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distracted

[dih-strak-tid] /dɪˈstræk tɪd/
adjective
1.
having the attention diverted:
She tossed several rocks to the far left and slipped past the distracted sentry.
2.
rendered incapable of behaving, reacting, etc., in a normal manner, as by worry, remorse, or the like; irrational; disturbed.
Origin of distracted
1580-1590
1580-90; distract + -ed2
Related forms
distractedly, adverb
distractedness, noun
nondistracted, adjective
nondistractedly, adverb
undistracted, adjective
undistractedly, adverb
undistractedness, noun

distract

[dih-strakt] /dɪˈstrækt/
verb (used with object)
1.
to draw away or divert, as the mind or attention:
The music distracted him from his work.
2.
to disturb or trouble greatly in mind; beset:
Grief distracted him.
3.
to provide a pleasant diversion for; amuse; entertain:
I'm bored with bridge, but golf still distracts me.
4.
to separate or divide by dissension or strife.
adjective
5.
Obsolete, distracted.
Origin
1350-1400; Middle English < Latin distractus (past participle of distrahere to draw apart), equivalent to dis- dis-1 + trac- (variant stem of trahere to draw) + -tus past participle suffix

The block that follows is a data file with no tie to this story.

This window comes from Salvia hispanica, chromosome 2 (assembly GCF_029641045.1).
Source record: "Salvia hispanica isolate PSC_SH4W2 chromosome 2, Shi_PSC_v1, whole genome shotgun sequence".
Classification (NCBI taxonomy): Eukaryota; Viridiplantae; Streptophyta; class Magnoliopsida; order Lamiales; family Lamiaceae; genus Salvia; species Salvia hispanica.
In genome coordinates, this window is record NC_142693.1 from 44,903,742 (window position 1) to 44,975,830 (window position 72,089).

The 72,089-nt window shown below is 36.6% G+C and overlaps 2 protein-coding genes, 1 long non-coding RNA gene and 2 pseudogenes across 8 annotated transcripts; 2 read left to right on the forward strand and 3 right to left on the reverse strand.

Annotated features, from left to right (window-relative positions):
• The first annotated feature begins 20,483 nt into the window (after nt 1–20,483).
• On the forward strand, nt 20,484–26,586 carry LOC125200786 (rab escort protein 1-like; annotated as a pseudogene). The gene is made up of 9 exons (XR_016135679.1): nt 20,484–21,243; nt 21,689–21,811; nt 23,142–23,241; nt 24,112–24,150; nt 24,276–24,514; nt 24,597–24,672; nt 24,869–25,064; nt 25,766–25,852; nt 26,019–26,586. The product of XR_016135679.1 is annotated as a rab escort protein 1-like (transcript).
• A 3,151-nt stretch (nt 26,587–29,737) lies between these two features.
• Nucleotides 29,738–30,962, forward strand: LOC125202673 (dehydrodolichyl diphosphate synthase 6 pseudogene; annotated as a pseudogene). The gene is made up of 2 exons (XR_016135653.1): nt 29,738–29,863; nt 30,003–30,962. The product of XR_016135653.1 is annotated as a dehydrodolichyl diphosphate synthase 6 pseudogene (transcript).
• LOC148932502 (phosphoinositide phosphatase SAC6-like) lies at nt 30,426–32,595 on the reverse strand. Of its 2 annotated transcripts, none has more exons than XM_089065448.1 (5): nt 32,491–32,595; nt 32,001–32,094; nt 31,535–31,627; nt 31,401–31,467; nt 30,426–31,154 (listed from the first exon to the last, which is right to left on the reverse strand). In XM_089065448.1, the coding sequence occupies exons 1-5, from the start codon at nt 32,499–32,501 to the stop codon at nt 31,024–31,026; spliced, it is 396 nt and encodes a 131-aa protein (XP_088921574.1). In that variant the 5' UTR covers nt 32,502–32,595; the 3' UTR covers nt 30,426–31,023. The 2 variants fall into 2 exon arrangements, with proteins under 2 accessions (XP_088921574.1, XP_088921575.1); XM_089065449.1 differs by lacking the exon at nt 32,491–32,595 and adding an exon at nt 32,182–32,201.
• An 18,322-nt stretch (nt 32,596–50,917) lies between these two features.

Related forms
distractible, adjective
distractingly, adverb
nondistracting, adjective
nondistractingly, adverb
undistracting, adjective
undistractingly, adverb
Synonyms
2. bewilder, agitate, pain, torment, distress.
Dictionary.com Unabridged
Based on the Random House Dictionary, © Random House, Inc. 2015.
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British Dictionary definitions for distracted

distracted

/dɪˈstræktɪd/
adjective
1.
bewildered; confused
2.
mad
Derived Forms
distractedly, adverb
distractedness, noun

distract

/dɪˈstrækt/
verb (transitive)
1.
(often passive) to draw the attention of (a person) away from something
2.
to divide or confuse the attention of (a person)
3.
to amuse or entertain
4.
to trouble greatly
5.
to make mad
Derived Forms
distracter, noun
distractible, adjective
distractibility, noun
distracting, adjective
distractingly, adverb
distractive, adjective
distractively, adverb
Word Origin
C14: from Latin distractus perplexed, from distrahere to pull in different directions, from dis-1 + trahere to drag
Collins English Dictionary - Complete & Unabridged 2012 Digital Edition
© William Collins Sons & Co. Ltd. 1979, 1986 © HarperCollins
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Word Origin and History for distracted

distract

v.

mid-14c., "to draw asunder or apart, to turn aside" (literal and figurative), from Latin distractus, past participle of distrahere "draw in different directions," from dis- "away" (see dis-) + trahere "to draw" (see tract (n.1)).

Sense of "to throw into a state of mind in which one knows not how to act" is from 1580s. Related: Distracted; distracting; distractedly; distractedness.

Online Etymology Dictionary, © 2010 Douglas Harper
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14
15
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